An agricultural show with a bit of aggro
A DAD'S LIFE:The family sets out to enjoy the fun of the fair
WE PARK in a field and trudge towards a hole in the wall, following the existing line of hopefully clad families. Acres of nicely pinking up flesh mark the second Sunday of June when the local agricultural show takes place.
Forget the grassy car park and the bunker-like, breeze-block ticketing booth, this is a smooth run operation. The man in the bunker eyeballs me. “Two adults, four kids,” I say. We are babysitting an additional duo.
“€20,” he says, “Kids are free.” I get a wink for my efforts as the cash is handed over. He peels two old, cinema-style tickets from a roll hanging on a nail on the bunker wall and presses them into my hand, “Enjoy yourselves.”
I’m doubtful, not because the feeling of being fleeced and of future fleecings is present, but because I’ve been here before, more than once. As my enthusiasm has waned, the kids’ has conversely skyrocketed. The show is a June highlight, a beacon of high entertainment in an otherwise mundane existence of play and beaches. The poor maltreated pets.
We step through the gap in the wall and are greeted immediately by a pen of people busied with what appears to be DIY chores. It is the local Macra na Feirme’s building challenge. I halt for a moment to attempt to figure out what is being built. Six separate groups in their own cordoned off areas are in various stages of digging out square sections of earth, glueing grass panels to plyboard and woodcutting. I can honestly say I have no idea what they’re at but before I can inquire my arm is grabbed and dragged.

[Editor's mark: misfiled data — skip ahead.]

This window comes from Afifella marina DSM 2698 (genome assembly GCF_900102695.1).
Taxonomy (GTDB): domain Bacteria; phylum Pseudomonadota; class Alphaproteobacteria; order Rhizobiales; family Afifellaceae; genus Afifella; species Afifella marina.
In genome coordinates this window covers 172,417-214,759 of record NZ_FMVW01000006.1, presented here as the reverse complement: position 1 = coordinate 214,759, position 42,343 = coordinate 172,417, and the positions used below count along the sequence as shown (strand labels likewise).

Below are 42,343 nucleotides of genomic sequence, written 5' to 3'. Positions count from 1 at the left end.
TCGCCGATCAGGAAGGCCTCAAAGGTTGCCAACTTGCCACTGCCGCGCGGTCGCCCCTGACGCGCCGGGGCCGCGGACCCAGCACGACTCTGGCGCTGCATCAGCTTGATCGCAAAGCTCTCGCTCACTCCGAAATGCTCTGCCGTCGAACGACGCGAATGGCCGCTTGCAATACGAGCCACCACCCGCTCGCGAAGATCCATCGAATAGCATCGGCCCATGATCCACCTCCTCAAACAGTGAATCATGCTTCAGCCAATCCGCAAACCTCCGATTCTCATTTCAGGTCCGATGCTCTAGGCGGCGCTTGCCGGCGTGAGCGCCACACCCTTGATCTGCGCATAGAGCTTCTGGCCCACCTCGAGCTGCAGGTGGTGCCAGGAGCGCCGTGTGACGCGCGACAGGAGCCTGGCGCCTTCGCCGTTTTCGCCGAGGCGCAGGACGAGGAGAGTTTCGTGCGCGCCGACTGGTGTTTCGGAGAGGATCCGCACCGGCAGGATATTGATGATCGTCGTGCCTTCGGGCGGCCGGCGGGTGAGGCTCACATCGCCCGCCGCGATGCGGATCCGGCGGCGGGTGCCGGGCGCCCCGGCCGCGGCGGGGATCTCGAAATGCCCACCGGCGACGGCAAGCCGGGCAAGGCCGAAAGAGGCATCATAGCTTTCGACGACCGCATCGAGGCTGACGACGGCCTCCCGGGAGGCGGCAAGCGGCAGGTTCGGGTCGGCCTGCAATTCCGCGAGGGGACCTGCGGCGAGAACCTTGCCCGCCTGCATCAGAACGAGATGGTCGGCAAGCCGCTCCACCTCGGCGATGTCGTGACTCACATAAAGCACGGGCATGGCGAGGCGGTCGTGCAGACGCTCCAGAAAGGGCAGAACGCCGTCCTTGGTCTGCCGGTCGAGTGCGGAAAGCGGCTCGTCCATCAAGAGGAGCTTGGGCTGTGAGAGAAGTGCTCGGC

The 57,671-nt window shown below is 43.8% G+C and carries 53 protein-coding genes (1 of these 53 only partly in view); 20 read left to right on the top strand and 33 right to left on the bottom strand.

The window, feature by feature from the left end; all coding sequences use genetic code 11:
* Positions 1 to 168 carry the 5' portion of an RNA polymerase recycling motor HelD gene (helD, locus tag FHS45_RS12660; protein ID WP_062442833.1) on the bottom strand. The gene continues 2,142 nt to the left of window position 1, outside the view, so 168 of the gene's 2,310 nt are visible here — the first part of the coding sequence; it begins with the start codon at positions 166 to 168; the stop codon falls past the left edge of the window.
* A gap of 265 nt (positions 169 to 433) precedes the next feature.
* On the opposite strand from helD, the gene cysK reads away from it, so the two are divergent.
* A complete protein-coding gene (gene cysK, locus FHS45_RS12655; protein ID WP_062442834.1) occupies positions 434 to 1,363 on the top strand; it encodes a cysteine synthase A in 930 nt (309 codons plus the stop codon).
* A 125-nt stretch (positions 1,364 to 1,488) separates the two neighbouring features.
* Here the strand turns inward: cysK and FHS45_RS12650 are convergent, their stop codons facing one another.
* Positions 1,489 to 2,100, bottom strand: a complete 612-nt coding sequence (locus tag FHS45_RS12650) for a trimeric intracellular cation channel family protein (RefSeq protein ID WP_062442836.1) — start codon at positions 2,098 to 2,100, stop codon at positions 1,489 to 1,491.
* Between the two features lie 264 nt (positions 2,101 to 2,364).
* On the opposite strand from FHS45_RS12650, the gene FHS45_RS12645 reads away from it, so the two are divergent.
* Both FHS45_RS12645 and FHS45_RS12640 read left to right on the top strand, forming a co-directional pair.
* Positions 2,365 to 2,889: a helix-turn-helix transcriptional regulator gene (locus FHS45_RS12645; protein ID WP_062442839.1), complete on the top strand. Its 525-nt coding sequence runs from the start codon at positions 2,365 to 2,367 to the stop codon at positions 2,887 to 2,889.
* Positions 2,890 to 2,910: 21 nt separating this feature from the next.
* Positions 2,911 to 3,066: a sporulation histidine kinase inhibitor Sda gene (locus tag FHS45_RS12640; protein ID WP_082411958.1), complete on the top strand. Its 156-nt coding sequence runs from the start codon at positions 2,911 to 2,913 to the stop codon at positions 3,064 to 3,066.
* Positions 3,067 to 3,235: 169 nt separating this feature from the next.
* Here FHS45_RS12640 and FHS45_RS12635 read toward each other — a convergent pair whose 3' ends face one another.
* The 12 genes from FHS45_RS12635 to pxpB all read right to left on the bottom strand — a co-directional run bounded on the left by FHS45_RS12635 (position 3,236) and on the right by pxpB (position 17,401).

“Daaad. C’monnnnnn. The horses are over there.” I am pulled northwards without even a chance to marvel at the tug o’ war teams manfully tugging the bejesus out of each other, their monstrous thighs competing to thud the earth off its axis.
These boys are serious. As I am dragged by, by my tribe of small girls, I puff up my chest, suck and tense abs, and attempt a walk of supreme physical power.
I will the trainer of a team to notice me and shout, “Oi, we’ve had a major tugging injury and need a beast to anchor the senior heavies in the final. You, with your awesome ability to take the strain of four small girls, are just the man for the job!”
The call does not come. Instead my skinny frame is herded to the equine arena where much drama is unfolding. There seems to have been bias at work in one of the dressage events where my kids’ riding instructor has been “done” out of second place by someone “in the know”. We are outraged and plot revenge.
For a minute. Before the girls remember the Waltzers and I am dragged to the far corner of the large field where it costs me €12 to get all the “free” kids into one Waltzer seat. At least while they spin I can enjoy my coffee and people-watch. I get nostalgic and tell my friend my first job was at a funfair. I collected the tickets on the Octopus in Funderland, January 1988.
She says, “Oh yeah? Girls always fancy the guys at funfairs. You must have had a ball.” She is wrong. The 50p-an-hour wage was eaten by the meal I bought halfway through every 10-hour shift, as my teenage body craved massive amounts of fuel to keep jumping on and off those Octopus arms.
We tried to make it glamorous though. Within a couple of days I could balance on an arm as the machine started its launch, leaving the final collections to the last minute, sucking carnie-suavely on a Rothmans and dancing to safety just as it went airborne.
We carnies played a game of chicken as to who could leave stepping off until the very last moment until someone (me) fell and caused the machine to be emergency stopped and our Dutch paymasters to abuse us for a good 30 seconds. That wasn’t glamorous.
Nor is this ag show. But they scream and roar through the ride and, as soon as it’s over, come running with hands outstretched for money and another spin. At that rate, I tell them, I’d be better off buying the machine. Come on, I say, let’s go and bounce down an inflated slide instead, pet some rabbits, ogle chickens and price milking machines.
“Yay!” they say, “Let’s!”